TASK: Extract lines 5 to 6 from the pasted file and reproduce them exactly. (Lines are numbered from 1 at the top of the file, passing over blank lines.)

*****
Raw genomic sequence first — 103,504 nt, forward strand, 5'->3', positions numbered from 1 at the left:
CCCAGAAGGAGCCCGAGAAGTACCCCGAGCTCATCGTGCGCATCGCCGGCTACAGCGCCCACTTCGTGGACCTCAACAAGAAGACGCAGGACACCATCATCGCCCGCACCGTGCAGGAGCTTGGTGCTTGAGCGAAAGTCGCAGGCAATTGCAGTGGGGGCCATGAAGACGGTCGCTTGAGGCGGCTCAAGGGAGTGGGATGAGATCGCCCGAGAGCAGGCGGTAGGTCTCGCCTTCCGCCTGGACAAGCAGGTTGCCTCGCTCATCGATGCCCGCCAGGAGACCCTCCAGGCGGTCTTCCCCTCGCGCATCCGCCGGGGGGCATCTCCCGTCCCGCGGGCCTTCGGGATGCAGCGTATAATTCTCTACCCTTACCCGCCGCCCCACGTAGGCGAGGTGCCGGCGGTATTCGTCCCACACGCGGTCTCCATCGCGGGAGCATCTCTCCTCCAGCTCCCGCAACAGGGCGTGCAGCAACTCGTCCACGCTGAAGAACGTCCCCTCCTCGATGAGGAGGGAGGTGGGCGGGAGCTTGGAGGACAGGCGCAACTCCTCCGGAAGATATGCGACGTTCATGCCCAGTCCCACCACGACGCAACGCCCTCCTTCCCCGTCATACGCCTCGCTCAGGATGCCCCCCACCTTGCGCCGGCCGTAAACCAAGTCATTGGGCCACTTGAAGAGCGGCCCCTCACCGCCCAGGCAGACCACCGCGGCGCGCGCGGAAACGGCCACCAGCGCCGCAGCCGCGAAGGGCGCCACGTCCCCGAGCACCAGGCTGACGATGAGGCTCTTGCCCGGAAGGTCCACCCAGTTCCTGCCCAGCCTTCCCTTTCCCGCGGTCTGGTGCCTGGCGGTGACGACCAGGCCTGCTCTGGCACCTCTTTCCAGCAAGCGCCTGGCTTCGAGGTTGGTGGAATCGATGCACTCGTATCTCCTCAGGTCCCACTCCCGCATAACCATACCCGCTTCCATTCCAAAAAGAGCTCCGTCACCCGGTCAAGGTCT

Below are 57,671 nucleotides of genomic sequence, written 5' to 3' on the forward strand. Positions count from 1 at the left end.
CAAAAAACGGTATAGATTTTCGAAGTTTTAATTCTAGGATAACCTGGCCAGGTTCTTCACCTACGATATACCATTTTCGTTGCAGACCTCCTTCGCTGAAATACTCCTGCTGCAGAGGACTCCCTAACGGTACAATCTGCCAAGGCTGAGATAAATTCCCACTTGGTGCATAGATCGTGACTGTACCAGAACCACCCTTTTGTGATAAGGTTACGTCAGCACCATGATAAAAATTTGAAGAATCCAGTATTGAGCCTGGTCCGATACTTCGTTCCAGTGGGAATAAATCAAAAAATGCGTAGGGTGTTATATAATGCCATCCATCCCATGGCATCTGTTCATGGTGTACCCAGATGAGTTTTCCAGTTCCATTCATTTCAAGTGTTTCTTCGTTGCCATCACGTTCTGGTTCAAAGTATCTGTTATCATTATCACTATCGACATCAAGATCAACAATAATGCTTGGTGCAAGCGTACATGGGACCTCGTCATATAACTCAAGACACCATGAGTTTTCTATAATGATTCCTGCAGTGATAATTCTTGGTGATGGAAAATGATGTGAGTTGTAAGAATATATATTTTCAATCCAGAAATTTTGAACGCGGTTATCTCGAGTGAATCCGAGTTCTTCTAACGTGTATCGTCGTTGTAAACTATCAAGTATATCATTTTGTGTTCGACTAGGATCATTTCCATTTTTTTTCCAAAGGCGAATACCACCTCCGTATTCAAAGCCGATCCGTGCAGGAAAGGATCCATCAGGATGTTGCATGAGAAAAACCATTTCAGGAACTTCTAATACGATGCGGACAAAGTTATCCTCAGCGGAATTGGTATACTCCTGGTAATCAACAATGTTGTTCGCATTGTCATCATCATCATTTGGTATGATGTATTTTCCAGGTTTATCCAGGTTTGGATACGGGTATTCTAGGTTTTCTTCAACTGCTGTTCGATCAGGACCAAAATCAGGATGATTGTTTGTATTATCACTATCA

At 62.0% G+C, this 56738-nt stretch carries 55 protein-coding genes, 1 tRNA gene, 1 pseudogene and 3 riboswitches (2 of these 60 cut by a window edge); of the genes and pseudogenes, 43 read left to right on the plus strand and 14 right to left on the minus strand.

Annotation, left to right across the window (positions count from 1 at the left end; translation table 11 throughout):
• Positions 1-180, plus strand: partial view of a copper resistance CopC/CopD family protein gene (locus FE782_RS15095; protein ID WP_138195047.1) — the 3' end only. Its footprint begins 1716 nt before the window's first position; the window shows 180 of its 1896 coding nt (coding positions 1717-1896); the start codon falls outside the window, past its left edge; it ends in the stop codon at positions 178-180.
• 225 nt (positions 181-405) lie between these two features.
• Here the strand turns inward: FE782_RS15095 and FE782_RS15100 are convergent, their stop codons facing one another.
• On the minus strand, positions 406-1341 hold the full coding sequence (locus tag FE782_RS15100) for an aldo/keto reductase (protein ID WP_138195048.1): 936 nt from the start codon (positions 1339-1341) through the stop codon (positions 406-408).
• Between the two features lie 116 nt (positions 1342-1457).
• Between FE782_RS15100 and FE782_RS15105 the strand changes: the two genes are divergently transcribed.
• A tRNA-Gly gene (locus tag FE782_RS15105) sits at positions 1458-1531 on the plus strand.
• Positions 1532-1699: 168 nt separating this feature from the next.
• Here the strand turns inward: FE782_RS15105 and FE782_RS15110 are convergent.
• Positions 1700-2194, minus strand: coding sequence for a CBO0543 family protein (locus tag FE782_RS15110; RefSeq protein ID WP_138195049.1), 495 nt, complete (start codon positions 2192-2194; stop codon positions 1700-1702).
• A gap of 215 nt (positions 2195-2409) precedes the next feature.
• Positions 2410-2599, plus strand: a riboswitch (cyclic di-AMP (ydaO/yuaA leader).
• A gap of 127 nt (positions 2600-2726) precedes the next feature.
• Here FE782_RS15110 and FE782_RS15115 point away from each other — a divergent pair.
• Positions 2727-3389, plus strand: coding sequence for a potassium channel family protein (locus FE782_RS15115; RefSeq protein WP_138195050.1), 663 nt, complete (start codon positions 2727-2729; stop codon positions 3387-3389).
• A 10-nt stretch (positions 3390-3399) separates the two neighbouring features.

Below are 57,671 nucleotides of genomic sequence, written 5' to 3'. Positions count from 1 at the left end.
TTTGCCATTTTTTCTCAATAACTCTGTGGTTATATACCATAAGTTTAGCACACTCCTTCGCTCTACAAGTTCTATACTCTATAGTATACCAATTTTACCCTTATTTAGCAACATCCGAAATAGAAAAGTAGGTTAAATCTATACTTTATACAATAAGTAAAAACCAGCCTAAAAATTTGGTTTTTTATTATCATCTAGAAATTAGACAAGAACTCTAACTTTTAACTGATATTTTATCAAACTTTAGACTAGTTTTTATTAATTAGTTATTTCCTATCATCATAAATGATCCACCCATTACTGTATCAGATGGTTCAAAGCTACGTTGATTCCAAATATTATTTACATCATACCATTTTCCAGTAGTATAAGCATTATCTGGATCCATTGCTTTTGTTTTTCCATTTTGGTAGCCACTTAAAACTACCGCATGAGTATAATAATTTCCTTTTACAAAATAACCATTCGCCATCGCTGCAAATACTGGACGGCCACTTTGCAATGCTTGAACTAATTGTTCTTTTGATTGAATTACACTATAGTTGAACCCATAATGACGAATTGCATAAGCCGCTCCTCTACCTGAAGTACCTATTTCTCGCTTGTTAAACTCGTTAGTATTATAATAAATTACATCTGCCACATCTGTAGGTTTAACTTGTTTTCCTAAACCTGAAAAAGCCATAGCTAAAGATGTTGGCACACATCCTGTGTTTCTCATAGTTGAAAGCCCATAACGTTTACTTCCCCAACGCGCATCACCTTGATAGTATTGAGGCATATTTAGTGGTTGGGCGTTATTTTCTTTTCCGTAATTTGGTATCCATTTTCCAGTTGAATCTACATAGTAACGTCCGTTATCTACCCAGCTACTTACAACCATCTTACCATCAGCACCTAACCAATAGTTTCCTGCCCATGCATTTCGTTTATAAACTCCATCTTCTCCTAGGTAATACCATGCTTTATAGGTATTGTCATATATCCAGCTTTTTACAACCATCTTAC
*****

At 62.0% G+C, this 56738-nt stretch carries 55 protein-coding genes, 1 tRNA gene, 1 pseudogene and 3 riboswitches (2 of these 60 cut by a window edge); of the genes and pseudogenes, 43 read left to right on the plus strand and 14 right to left on the minus strand.

Annotation, left to right across the window (positions count from 1 at the left end; translation table 11 throughout):